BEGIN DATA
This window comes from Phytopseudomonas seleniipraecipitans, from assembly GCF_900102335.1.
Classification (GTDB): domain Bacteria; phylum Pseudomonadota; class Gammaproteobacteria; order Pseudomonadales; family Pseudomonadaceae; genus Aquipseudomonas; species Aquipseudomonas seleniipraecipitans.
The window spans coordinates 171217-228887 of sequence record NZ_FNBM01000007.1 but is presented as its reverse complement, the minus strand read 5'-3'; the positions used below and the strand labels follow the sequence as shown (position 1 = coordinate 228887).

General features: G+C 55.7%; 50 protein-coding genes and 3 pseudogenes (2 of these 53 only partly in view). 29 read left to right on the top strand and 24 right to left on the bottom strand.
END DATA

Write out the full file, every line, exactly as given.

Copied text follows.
This window comes from Phytopseudomonas seleniipraecipitans, from assembly GCF_900102335.1.
Classification (GTDB): domain Bacteria; phylum Pseudomonadota; class Gammaproteobacteria; order Pseudomonadales; family Pseudomonadaceae; genus Aquipseudomonas; species Aquipseudomonas seleniipraecipitans.
The window spans coordinates 171217-228887 of sequence record NZ_FNBM01000007.1 but is presented as its reverse complement, the minus strand read 5'-3'; the positions used below and the strand labels follow the sequence as shown (position 1 = coordinate 228887).

General features: G+C 55.7%; 50 protein-coding genes and 3 pseudogenes (2 of these 53 only partly in view). 29 read left to right on the top strand and 24 right to left on the bottom strand.